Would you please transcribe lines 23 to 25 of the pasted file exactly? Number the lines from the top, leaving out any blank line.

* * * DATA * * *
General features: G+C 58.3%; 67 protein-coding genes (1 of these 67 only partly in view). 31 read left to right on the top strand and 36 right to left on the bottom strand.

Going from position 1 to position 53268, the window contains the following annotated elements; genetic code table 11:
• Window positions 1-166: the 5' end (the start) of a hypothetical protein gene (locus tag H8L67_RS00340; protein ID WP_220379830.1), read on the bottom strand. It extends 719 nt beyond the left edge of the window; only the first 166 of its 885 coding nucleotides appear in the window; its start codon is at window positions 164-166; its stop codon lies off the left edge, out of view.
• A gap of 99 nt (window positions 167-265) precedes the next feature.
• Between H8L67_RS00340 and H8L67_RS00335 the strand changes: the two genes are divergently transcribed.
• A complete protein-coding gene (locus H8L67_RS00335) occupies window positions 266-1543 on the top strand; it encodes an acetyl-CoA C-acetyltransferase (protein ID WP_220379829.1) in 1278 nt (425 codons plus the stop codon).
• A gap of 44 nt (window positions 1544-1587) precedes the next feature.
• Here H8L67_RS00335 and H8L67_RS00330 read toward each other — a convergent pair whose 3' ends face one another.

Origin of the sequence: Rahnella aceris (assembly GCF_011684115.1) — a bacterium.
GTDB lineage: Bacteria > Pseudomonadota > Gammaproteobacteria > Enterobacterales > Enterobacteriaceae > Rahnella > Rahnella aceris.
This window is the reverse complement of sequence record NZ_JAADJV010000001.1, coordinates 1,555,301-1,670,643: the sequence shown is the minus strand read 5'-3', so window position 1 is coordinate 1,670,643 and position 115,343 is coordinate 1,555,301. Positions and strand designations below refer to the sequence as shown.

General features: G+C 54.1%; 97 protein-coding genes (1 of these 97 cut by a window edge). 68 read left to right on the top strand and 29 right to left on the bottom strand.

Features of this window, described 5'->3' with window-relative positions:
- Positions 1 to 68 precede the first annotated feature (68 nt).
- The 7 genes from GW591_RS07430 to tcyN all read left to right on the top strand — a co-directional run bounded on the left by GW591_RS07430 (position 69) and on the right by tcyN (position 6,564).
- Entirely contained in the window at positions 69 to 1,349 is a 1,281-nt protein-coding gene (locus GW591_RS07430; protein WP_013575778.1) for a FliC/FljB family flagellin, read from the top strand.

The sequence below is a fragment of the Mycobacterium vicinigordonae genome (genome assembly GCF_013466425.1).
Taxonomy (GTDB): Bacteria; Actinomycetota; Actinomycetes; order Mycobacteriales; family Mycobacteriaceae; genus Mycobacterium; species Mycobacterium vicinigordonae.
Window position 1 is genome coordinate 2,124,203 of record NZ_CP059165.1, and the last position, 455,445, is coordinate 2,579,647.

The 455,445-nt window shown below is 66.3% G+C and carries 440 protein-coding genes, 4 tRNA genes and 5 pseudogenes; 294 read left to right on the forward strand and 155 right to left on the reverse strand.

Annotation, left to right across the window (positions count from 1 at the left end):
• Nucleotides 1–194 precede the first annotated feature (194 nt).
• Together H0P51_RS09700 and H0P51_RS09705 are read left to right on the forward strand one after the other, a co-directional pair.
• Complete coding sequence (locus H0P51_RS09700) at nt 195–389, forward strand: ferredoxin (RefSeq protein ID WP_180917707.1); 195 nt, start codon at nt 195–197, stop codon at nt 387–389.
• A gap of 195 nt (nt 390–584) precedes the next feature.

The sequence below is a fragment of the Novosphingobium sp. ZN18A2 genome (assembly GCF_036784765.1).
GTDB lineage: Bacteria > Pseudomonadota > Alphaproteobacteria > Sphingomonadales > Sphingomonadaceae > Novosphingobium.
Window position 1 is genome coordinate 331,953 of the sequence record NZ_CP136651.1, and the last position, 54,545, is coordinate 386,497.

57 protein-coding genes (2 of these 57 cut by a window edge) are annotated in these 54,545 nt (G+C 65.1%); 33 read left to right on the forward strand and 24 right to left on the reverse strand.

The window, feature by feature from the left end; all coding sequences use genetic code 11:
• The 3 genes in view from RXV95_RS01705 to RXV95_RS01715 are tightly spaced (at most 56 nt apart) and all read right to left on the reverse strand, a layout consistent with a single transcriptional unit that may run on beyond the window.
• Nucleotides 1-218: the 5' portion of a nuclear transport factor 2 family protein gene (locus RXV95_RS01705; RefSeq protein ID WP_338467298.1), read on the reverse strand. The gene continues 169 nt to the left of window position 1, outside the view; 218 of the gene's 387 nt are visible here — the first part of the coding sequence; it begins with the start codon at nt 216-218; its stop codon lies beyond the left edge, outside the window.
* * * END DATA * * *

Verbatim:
• Together H0P51_RS09700 and H0P51_RS09705 are read left to right on the forward strand one after the other, a co-directional pair.
• Complete coding sequence (locus H0P51_RS09700) at nt 195–389, forward strand: ferredoxin (RefSeq protein ID WP_180917707.1); 195 nt, start codon at nt 195–197, stop codon at nt 387–389.
• A gap of 195 nt (nt 390–584) precedes the next feature.